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Background: I'm developing an app that is based around registered users voting on stuff, and I want to create a heuristic that involves IP addresses as one way to flag accounts for further investigation of potential multiple account+vote abuse. In the interests of privacy/data minimization/GDPR obligations, it appears the best strategy is to store keyed hashes of the IPs, which would be sufficiently pseudonymous but deterministic for checking matches. So I could just use HMAC-SHA256 or similar on the whole address and be done with it.

However it occurs to me that it might be useful to not only identify IPs which are identical to each other, but also those that share a subnet, which would require something not quite so opaque. The obvious way to do this would be to hash each part of the IP separately. The problem is that with HMAC-SHA256 (for example) the complete output is just way too large, especially for IPv6 addresses (8 x 256 = 2048 bits for each 128-bit address). It would also cut down the size of the input space substantially (1-byte values for IPv4, 2-byte values for IPv6) - I assume it would be best to use a different key for each part if I were to do this, which doesn't sound fun.

What's a good way to achieve my goal while keeping the stored size relatively small? Maybe it's ok to truncate the output when using SHA256? Maybe since it's an HMAC and the key is secret it's ok to use a smaller and weaker hashing function in the first place like MD5? Maybe there's another hash function that is uniquely suited to this kind of use case? Any guidance is appreciated.

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    $\begingroup$ See. format-preserving encryption. $\endgroup$
    – kelalaka
    Dec 8, 2021 at 9:28
  • $\begingroup$ "it appears the best strategy is to store keyed hashes of the IPs, which would be sufficiently pseudonymous but deterministic for checking matches" <- What are your criteria for sufficient pseudonymity? There are only 4 billion IPv4 addresses, so it would be trivially easy to go backwards from the hash to the IP address in a few seconds using a modern GPU. Perhaps you intend to use an HSM so that you have no access to the HMAC key? $\endgroup$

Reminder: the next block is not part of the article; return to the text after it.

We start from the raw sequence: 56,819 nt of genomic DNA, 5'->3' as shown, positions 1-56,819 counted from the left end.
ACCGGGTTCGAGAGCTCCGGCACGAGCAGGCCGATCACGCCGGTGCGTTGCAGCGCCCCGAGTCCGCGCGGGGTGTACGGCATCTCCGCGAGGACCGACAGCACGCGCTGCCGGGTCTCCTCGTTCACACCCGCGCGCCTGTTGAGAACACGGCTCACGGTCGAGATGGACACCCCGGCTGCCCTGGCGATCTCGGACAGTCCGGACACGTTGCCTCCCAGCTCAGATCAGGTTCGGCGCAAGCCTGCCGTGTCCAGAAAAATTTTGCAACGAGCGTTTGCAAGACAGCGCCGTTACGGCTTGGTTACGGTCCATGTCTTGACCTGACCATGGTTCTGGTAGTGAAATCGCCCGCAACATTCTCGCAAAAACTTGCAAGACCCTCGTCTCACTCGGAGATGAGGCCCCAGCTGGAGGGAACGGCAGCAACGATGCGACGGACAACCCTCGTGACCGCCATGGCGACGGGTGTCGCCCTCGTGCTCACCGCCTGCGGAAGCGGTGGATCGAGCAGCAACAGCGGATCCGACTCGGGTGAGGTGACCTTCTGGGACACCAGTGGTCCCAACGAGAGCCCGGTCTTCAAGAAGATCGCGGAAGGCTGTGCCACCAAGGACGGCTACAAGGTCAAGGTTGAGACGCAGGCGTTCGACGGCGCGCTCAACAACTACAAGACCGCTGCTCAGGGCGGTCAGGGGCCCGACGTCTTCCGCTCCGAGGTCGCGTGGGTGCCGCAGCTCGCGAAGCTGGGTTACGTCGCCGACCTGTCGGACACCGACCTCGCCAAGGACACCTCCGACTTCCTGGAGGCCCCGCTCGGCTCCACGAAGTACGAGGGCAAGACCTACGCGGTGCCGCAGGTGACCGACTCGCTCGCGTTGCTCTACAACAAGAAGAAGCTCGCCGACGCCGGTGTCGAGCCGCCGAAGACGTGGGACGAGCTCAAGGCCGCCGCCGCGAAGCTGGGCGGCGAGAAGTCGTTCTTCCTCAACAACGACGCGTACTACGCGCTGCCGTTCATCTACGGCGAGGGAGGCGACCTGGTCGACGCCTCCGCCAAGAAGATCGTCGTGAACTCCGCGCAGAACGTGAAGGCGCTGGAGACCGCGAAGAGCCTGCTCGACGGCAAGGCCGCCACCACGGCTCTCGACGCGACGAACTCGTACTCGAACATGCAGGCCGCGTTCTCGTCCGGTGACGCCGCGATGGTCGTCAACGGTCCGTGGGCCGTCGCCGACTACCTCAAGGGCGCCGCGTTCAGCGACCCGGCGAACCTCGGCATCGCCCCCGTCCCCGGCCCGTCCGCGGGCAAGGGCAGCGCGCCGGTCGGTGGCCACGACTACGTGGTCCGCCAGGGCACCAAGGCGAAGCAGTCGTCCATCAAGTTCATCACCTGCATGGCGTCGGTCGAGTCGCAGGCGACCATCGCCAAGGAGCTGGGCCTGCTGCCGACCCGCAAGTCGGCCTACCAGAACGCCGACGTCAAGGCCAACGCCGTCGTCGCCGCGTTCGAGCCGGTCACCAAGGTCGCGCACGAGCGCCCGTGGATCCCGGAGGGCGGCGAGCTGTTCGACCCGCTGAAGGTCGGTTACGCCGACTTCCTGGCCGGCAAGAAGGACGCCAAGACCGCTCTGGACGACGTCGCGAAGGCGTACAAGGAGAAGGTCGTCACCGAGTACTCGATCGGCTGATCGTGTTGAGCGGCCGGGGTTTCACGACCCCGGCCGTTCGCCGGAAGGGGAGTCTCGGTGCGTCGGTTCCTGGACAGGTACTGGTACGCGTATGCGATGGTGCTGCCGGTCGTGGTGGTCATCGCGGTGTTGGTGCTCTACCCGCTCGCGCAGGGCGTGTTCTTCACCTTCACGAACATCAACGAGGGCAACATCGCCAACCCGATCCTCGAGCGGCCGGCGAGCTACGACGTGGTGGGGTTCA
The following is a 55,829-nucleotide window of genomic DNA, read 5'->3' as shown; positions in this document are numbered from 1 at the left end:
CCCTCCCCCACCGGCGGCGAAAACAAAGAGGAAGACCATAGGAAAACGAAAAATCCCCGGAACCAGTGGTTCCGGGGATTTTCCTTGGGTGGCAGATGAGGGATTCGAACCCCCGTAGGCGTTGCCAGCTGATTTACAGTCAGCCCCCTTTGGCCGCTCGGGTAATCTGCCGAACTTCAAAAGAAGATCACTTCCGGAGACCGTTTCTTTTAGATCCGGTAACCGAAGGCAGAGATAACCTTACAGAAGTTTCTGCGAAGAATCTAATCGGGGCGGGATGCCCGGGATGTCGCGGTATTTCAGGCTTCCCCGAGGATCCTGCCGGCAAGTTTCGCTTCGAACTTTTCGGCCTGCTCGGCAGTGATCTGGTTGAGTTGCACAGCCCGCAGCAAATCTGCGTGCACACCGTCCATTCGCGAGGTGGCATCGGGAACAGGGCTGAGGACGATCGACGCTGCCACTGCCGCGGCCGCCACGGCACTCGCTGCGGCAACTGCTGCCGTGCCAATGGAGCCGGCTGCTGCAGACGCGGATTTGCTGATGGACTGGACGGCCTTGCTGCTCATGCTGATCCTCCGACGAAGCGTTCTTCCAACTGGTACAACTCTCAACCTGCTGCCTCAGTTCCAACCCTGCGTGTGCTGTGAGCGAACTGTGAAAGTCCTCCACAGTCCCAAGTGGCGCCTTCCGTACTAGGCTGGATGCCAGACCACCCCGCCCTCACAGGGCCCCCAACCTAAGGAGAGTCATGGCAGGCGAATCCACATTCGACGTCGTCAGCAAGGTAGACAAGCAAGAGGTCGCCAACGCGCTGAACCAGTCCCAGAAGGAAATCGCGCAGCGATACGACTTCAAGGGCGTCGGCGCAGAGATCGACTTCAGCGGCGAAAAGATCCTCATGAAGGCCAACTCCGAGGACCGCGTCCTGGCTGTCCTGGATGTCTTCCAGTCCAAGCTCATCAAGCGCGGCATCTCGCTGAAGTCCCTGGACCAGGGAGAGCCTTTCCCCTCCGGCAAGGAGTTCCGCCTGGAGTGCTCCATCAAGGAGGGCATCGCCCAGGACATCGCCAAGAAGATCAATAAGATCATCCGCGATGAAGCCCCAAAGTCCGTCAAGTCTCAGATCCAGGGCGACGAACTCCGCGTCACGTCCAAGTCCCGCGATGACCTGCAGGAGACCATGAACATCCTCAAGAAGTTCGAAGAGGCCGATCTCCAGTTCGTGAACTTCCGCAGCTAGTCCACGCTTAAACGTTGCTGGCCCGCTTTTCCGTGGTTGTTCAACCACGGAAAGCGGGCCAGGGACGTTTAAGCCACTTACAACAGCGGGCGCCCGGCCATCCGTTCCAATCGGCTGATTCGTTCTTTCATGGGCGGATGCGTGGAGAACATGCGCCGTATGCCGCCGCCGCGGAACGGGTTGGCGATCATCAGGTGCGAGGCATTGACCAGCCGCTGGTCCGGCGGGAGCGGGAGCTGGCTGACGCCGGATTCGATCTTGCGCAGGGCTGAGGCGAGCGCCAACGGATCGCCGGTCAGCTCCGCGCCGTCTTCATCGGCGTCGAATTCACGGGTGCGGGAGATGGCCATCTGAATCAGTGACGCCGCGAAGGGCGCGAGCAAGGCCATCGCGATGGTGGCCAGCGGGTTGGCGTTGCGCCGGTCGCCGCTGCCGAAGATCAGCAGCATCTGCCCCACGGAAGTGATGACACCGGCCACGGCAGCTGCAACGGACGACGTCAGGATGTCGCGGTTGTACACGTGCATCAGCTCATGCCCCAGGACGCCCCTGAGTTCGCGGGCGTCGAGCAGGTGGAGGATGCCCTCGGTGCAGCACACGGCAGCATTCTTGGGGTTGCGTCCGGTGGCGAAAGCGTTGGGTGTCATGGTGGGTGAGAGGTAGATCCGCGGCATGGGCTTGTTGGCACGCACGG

– knaccc
    Dec 8, 2021 at 19:58
  • $\begingroup$ I think more than just format preservation is needed to preserve relations such as common-subnet $\endgroup$
    – eddydee123
    Dec 28, 2021 at 9:03

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After some more searching (thanks for the pointer in the comments) I came across the Crypto-PAn scheme (often spelled without the hyphen as CryptoPAn), which was described/developed for precisely this purpose. It has a handful of software implementations in various languages, a few of which support IPv6.

The property I was looking for is termed "prefix-preserving", and the paper that introduced Crypto-PAn offers a mathematical proof that there's only one general way to do it (at least in a way that the value for each part of the prefix is dependent on everything that comes before it, as opposed to the independent scheme I proposed).

Crypto-PAn involves the (repeated) use of a pseudorandom function (PRF), which in the reference implementation and most others is AES-128-ECB. Pseudonymised IP addresses can be deciphered (when the secret key is known), even if a hash function is used for the PRF, due to how the algorithm works - in other words Crypto-PAn is an encryption scheme regardless of the PRF.

Crypto-PAn also happens to be format-preserving, so this makes it possible to work with pseudonymised addresses just like you would with the originals.

Being deterministic and prefix-preserving and operating on a small value space comes with the downside that the scheme is necessarily weak to semantic analysis. It's clear that in order to have the desired utility, there is an unavoidable tradeoff in privacy (which I knew from the start). In other words it's best-effort, but that's better than storing the original IP addresses. Of course there are additional techniques that could or should be employed to help mitigate the risk (e.g. key rotation, deletion after a set time, partitioning with different keys). Obviously I hope that my other security practices prevent the data from ever being exposed in the first place.

There is an IETF RFC from 2020 that includes a table of IP address anonymisation/pseudonymisation techniques. Besides Crypto-PAn, the only one that falls under both the "pseudonymization" and "prefix preserving" categories is something called "Top-Hash Subtree-Replicated Anonymization (TSA)", which is apparently optimised for speed (probably not a good thing in this context?), but it comes with a note that suggests that it might be too memory hungry for IPv6 addresses, and I haven't been able to find any implementations.

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